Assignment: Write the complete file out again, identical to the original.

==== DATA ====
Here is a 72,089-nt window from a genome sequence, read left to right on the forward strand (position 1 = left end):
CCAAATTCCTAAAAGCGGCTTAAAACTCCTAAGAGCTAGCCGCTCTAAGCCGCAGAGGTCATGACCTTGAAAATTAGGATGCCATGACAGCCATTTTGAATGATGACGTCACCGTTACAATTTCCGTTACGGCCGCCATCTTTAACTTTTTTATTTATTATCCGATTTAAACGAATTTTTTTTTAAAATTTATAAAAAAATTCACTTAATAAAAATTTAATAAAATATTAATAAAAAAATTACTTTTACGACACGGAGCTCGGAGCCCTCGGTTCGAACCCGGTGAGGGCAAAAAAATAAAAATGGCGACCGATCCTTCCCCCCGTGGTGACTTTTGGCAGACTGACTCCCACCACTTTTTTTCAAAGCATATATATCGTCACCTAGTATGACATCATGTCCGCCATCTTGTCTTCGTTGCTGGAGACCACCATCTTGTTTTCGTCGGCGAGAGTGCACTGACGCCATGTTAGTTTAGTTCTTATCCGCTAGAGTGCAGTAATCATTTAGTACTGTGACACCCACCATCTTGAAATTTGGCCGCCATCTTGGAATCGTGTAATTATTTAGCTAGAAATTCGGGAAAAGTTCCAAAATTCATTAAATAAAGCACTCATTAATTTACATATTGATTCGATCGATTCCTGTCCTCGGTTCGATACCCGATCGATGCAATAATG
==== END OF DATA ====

Here is a 72,089-nt window from a genome sequence, read left to right on the forward strand (position 1 = left end):
CCAAATTCCTAAAAGCGGCTTAAAACTCCTAAGAGCTAGCCGCTCTAAGCCGCAGAGGTCATGACCTTGAAAATTAGGATGCCATGACAGCCATTTTGAATGATGACGTCACCGTTACAATTTCCGTTACGGCCGCCATCTTTAACTTTTTTATTTATTATCCGATTTAAACGAATTTTTTTTTAAAATTTATAAAAAAATTCACTTAATAAAAATTTAATAAAATATTAATAAAAAAATTACTTTTACGACACGGAGCTCGGAGCCCTCGGTTCGAACCCGGTGAGGGCAAAAAAATAAAAATGGCGACCGATCCTTCCCCCCGTGGTGACTTTTGGCAGACTGACTCCCACCACTTTTTTTCAAAGCATATATATCGTCACCTAGTATGACATCATGTCCGCCATCTTGTCTTCGTTGCTGGAGACCACCATCTTGTTTTCGTCGGCGAGAGTGCACTGACGCCATGTTAGTTTAGTTCTTATCCGCTAGAGTGCAGTAATCATTTAGTACTGTGACACCCACCATCTTGAAATTTGGCCGCCATCTTGGAATCGTGTAATTATTTAGCTAGAAATTCGGGAAAAGTTCCAAAATTCATTAAATAAAGCACTCATTAATTTACATATTGATTCGATCGATTCCTGTCCTCGGTTCGATACCCGATCGATGCAATAATG